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Canadian women march for peace

Unlike any conflict before, the Gulf War of 1991 played out in a brave new world of biological warfare. A round-the-clock television audience was captivated by the flying missiles that lit up the night sky. Canadian troops, sent abroad for combat for the first time since the Korean War joined the Allied forces to fight Iraq's invasion of Kuwait. On the surface, the occupation ended swiftly and decisively as the Iraqi forces retreated. But as was evident over the next decade, the problems remained unresolved.

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They're speaking out as women, as mothers, as daughters and as sisters. Like other groups across the country, this group of Canadian women is speaking out against the war. In this report, women protesters say the government isn't allowing the opposition a voice. It's an accusation made by politicians and protesters alike who believe that all options of diplomacy haven't yet run their course.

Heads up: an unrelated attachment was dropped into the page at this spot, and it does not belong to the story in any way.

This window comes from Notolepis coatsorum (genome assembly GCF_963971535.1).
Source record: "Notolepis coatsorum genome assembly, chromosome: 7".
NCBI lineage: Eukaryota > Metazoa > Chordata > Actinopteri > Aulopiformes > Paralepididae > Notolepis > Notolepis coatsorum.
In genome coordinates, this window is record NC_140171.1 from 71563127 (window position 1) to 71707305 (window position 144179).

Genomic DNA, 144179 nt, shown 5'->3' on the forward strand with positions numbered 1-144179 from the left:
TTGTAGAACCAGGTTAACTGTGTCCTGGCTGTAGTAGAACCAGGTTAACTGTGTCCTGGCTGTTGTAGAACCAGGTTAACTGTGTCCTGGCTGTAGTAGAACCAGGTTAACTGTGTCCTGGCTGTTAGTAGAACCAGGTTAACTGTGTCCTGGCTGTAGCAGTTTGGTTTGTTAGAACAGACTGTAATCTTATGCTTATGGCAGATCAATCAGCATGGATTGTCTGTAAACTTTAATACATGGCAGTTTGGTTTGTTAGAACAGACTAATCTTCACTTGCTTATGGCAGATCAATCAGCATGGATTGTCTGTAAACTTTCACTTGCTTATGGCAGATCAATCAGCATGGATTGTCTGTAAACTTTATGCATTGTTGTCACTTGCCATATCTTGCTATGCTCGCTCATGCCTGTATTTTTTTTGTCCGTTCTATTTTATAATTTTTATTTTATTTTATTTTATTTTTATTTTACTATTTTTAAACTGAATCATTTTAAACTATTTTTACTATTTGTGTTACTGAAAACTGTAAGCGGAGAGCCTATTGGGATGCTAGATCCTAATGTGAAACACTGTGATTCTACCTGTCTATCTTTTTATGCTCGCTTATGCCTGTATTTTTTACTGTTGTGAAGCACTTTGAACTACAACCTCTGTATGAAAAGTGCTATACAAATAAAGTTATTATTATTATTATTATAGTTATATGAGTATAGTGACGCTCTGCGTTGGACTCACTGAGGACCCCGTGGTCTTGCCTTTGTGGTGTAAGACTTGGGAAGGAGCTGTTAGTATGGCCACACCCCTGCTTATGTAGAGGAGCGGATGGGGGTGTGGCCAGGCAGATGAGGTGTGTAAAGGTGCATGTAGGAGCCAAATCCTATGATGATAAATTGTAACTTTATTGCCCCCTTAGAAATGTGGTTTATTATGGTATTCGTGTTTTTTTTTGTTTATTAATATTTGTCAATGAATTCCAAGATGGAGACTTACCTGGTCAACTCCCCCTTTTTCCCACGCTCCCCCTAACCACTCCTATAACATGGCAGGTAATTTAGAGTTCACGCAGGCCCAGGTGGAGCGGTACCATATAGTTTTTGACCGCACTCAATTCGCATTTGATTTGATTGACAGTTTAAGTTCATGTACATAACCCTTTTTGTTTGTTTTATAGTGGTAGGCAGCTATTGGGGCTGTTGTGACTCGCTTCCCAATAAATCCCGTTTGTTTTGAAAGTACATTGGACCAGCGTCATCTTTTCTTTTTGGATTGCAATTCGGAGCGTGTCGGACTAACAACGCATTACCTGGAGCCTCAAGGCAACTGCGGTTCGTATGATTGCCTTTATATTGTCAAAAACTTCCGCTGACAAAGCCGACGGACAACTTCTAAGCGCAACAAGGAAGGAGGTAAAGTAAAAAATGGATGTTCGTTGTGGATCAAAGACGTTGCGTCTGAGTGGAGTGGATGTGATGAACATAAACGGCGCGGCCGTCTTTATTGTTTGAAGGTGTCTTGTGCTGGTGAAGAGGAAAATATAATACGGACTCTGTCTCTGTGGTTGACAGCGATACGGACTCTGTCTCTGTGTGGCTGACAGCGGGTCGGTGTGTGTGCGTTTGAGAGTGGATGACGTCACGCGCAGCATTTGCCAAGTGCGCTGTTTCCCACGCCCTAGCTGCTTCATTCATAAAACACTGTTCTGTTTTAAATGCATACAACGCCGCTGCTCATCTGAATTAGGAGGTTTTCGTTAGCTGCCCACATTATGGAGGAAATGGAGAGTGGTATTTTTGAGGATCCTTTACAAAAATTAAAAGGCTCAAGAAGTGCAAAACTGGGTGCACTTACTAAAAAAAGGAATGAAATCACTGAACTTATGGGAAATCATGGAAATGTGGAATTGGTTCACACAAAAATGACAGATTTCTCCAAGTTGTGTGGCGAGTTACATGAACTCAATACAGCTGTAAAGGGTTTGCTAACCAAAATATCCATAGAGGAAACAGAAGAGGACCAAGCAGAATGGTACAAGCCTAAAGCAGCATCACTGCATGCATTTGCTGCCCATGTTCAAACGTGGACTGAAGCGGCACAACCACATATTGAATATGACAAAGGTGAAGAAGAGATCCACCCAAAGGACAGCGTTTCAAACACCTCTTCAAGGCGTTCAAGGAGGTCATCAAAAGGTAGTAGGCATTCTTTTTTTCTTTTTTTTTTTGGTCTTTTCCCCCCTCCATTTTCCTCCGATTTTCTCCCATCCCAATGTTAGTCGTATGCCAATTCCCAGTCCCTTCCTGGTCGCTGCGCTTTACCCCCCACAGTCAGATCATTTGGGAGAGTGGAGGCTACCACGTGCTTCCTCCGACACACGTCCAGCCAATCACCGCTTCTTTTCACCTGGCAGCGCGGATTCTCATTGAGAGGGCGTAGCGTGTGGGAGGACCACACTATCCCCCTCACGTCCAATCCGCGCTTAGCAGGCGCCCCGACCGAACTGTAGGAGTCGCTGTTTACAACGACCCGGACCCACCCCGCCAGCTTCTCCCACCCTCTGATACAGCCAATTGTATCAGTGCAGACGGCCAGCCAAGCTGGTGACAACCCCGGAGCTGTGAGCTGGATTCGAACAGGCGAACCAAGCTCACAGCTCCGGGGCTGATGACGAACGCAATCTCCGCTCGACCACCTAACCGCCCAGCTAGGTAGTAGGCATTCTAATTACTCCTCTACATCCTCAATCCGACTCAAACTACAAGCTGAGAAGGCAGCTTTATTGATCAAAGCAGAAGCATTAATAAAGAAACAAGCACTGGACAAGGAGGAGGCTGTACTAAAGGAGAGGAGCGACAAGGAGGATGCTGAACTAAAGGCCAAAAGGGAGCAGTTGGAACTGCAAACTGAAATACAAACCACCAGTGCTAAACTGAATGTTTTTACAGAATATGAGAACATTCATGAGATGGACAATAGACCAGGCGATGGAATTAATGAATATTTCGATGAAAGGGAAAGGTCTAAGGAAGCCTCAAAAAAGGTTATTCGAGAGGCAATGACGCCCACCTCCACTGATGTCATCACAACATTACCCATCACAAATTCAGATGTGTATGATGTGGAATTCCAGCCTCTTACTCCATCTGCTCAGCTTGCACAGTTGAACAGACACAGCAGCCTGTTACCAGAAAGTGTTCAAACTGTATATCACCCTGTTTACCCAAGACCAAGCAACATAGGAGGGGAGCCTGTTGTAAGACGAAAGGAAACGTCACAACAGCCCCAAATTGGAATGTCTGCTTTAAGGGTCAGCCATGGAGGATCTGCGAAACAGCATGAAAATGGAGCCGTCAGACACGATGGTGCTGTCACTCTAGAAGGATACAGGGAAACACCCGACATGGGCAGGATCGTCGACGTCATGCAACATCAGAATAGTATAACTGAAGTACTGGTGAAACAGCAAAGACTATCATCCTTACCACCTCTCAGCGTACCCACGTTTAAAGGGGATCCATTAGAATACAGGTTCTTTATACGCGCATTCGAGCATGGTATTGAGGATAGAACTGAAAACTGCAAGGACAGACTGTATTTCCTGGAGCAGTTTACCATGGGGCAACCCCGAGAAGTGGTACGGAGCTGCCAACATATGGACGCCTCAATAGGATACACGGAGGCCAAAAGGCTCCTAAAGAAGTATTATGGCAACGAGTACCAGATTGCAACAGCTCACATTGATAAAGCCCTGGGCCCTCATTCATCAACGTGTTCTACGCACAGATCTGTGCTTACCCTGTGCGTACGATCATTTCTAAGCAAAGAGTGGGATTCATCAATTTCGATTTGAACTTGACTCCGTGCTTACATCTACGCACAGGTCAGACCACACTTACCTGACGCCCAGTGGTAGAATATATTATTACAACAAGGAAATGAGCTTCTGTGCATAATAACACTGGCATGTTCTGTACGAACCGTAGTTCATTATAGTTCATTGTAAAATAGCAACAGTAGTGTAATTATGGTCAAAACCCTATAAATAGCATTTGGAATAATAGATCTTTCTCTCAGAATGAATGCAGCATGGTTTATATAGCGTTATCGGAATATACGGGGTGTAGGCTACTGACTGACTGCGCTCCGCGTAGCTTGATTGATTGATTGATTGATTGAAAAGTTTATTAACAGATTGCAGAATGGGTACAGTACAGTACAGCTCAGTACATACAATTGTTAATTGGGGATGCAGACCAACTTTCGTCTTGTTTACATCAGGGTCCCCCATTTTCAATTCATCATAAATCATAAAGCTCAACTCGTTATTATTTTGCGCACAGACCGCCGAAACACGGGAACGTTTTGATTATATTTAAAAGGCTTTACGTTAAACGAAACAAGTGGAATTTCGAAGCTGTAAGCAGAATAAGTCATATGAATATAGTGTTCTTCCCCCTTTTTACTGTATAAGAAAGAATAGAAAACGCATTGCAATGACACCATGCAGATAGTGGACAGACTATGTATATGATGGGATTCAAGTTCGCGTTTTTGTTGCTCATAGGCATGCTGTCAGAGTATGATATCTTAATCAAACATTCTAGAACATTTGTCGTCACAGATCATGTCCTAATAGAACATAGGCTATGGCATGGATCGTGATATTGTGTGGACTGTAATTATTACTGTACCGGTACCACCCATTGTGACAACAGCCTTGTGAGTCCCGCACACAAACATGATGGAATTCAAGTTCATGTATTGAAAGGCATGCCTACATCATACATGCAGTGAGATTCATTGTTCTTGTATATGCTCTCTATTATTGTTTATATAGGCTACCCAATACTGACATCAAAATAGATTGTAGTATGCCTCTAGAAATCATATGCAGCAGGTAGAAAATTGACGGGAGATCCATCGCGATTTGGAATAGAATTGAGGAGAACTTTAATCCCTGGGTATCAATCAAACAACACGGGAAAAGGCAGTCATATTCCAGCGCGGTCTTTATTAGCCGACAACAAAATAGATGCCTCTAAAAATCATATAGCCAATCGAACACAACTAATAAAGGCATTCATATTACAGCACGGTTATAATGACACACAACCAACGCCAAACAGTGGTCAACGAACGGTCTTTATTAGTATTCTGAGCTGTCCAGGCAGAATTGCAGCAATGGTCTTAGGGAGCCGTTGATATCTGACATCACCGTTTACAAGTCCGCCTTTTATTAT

• "Whether it's popular or unpopular is irrelevant. The only question is, is it right?" – Prime Minister Brian Mulroney on sending Canadian troops to the Persian Gulf.

• Teenagers and grandmothers also made their voices heard in the protests against the Gulf War. High-school students walked out of classes and participated in protest marches. In Vancouver, the Raging Grannies congregated at the CFB Esquimalt naval base promoting peace and singing anti-war songs.
Medium: Television
Program: CBC Television News Special
Broadcast Date: Jan. 18, 1991
Guest(s): Judy Rebick
Host: Peter Mansbridge
Reporter: Karen Webb
Duration: 1:56

Last updated: February 3, 2012

Page consulted on September 10, 2014

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